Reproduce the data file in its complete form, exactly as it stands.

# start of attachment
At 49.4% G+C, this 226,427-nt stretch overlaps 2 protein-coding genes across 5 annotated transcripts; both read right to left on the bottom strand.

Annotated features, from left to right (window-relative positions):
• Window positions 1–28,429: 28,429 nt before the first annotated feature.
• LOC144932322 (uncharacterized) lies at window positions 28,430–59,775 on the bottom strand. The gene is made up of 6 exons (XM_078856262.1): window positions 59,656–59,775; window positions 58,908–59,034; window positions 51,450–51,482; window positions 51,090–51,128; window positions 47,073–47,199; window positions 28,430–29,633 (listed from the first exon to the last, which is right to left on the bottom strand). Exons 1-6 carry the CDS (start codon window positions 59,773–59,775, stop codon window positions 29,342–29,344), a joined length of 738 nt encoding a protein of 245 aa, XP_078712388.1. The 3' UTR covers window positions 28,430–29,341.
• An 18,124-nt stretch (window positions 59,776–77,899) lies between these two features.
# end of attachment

At 49.4% G+C, this 226,427-nt stretch overlaps 2 protein-coding genes across 5 annotated transcripts; both read right to left on the bottom strand.

Annotated features, from left to right (window-relative positions):
• Window positions 1–28,429: 28,429 nt before the first annotated feature.
• LOC144932322 (uncharacterized) lies at window positions 28,430–59,775 on the bottom strand. The gene is made up of 6 exons (XM_078856262.1): window positions 59,656–59,775; window positions 58,908–59,034; window positions 51,450–51,482; window positions 51,090–51,128; window positions 47,073–47,199; window positions 28,430–29,633 (listed from the first exon to the last, which is right to left on the bottom strand). Exons 1-6 carry the CDS (start codon window positions 59,773–59,775, stop codon window positions 29,342–29,344), a joined length of 738 nt encoding a protein of 245 aa, XP_078712388.1. The 3' UTR covers window positions 28,430–29,341.
• An 18,124-nt stretch (window positions 59,776–77,899) lies between these two features.